In an era of increasing social isolation, platforms like Facebook and Twitter are among the most important tools we have to understand each other. But user behavior suggests that these platforms are also powering deep social divisions online. What is the truth? What can we do to find a balance?
Sociologist Christopher Bail joins us in a livestreamed presentation to challenge common myths about echo chambers, foreign misinformation campaigns, and radicalizing algorithms, with support from his book Breaking the Social Media Prism: How to Make Our Platforms Less Polarizing. He explains that, rather than using social media as a mirror to decipher our place in society, it functions more like a prism that distorts our identities, empowers status-seeking extremists, and renders moderates all but invisible. Backed by innovative online experiments and in-depth interviews with social media users from across the political spectrum, Bail examines how stepping outside of our echo chambers can make us more polarized. He takes us inside the minds of online extremists, and gleans fresh solutions to counter political tribalism from the bottom up and the top down. And what might the virtual public square look like with a total reset and redesign from scratch? Join him for data-driven recommendations for strengthening our social media connections, combating online polarization without deleting our accounts.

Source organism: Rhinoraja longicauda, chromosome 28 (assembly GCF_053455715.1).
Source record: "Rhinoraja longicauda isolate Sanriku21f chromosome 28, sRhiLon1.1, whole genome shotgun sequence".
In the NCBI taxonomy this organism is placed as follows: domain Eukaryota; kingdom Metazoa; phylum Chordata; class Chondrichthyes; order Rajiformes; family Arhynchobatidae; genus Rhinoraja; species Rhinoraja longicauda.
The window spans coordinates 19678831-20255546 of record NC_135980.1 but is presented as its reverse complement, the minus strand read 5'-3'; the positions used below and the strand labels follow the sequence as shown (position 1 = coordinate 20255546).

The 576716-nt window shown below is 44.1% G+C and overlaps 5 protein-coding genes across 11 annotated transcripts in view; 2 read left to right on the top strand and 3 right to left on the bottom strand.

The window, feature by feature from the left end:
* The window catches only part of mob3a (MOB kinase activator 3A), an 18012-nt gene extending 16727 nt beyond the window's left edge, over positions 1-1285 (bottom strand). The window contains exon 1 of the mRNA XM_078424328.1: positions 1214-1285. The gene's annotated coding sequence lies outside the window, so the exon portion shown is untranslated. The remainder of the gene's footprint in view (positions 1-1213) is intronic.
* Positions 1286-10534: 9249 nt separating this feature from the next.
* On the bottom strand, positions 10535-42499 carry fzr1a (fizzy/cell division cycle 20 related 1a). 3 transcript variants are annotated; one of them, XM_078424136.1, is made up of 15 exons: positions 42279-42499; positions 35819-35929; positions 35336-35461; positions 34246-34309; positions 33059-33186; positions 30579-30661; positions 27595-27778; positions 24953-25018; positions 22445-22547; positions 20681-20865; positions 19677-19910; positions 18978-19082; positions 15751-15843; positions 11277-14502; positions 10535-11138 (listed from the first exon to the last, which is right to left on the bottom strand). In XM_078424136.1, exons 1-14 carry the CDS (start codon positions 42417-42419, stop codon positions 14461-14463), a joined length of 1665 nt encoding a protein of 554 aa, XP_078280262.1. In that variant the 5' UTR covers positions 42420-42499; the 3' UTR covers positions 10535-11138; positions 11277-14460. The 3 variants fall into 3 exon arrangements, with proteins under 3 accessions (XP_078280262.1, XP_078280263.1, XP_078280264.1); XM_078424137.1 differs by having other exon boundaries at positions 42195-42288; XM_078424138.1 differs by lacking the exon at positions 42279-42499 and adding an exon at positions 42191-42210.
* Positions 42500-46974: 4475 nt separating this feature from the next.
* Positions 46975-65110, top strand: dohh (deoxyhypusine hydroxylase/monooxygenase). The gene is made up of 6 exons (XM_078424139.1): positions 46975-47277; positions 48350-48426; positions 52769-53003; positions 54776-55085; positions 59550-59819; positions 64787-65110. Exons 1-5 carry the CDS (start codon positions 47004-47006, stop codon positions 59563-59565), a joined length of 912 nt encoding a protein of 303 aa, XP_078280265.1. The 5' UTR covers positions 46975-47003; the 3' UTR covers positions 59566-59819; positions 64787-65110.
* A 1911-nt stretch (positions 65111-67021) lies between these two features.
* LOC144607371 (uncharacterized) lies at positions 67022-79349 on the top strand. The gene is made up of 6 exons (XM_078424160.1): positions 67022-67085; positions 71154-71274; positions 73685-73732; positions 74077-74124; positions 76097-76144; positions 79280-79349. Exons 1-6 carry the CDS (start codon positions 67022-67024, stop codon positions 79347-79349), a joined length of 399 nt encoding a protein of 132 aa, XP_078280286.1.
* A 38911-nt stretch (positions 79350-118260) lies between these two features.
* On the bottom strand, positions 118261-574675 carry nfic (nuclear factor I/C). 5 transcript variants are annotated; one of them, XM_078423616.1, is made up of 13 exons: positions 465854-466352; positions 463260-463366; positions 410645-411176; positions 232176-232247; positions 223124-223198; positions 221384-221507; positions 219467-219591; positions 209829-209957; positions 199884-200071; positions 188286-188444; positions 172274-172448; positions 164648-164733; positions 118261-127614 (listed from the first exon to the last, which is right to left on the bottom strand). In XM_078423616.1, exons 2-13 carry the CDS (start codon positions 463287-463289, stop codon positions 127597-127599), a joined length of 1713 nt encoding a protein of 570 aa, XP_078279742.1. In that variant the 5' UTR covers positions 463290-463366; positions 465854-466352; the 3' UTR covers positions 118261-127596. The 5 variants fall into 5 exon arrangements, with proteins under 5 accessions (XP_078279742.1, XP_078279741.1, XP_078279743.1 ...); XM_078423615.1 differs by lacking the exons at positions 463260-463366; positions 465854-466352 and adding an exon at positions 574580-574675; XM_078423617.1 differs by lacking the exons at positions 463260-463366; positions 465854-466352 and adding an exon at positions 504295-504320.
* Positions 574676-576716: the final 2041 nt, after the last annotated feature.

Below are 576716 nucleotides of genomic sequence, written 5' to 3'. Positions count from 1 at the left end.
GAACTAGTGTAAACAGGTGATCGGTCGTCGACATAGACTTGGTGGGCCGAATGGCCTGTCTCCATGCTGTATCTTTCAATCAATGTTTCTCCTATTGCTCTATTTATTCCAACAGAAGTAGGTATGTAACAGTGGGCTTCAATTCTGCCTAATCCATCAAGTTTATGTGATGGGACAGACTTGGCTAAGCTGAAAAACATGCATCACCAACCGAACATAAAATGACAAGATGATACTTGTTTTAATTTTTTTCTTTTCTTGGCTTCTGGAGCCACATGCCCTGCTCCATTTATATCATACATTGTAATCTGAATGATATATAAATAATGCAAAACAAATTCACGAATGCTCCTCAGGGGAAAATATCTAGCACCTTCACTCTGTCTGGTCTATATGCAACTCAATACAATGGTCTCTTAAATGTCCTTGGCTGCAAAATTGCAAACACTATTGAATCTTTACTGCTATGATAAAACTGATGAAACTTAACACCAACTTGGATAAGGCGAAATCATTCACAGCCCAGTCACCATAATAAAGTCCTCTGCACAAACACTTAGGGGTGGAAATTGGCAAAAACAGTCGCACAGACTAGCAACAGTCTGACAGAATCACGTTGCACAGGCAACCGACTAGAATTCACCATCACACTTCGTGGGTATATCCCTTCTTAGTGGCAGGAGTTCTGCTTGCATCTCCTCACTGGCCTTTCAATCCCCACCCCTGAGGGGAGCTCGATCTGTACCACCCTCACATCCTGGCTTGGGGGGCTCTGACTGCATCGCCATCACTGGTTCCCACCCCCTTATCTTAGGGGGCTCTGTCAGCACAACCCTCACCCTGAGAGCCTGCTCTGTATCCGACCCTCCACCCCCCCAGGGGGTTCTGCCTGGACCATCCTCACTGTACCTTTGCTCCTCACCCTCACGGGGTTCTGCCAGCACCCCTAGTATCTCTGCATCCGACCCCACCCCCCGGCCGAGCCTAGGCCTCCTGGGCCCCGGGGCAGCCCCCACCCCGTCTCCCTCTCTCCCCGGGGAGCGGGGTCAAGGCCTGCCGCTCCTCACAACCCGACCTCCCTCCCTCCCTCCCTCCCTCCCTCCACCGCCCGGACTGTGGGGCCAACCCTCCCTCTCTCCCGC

Christopher Bail is professor of sociology and public policy at Duke University, where he directs the Polarization Lab. He is the author of Terrified: How Anti-Muslim Fringe Organizations Became Mainstream.
Presented by Town Hall Seattle.